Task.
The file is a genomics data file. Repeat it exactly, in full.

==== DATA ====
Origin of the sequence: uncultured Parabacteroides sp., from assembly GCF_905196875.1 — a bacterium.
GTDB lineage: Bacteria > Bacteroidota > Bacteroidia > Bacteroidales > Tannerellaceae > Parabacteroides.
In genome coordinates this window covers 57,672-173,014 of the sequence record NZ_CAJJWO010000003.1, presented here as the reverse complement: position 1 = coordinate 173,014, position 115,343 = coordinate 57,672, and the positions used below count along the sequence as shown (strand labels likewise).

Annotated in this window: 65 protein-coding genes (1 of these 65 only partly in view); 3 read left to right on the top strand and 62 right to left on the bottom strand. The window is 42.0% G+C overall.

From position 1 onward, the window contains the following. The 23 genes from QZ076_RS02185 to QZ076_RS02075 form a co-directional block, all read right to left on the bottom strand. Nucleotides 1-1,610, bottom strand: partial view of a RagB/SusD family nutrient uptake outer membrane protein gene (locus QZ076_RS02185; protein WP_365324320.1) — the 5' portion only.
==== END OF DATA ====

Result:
Origin of the sequence: uncultured Parabacteroides sp., from assembly GCF_905196875.1 — a bacterium.
GTDB lineage: Bacteria > Bacteroidota > Bacteroidia > Bacteroidales > Tannerellaceae > Parabacteroides.
In genome coordinates this window covers 57,672-173,014 of the sequence record NZ_CAJJWO010000003.1, presented here as the reverse complement: position 1 = coordinate 173,014, position 115,343 = coordinate 57,672, and the positions used below count along the sequence as shown (strand labels likewise).

Annotated in this window: 65 protein-coding genes (1 of these 65 only partly in view); 3 read left to right on the top strand and 62 right to left on the bottom strand. The window is 42.0% G+C overall.

From position 1 onward, the window contains the following. The 23 genes from QZ076_RS02185 to QZ076_RS02075 form a co-directional block, all read right to left on the bottom strand. Nucleotides 1-1,610, bottom strand: partial view of a RagB/SusD family nutrient uptake outer membrane protein gene (locus QZ076_RS02185; protein WP_365324320.1) — the 5' portion only.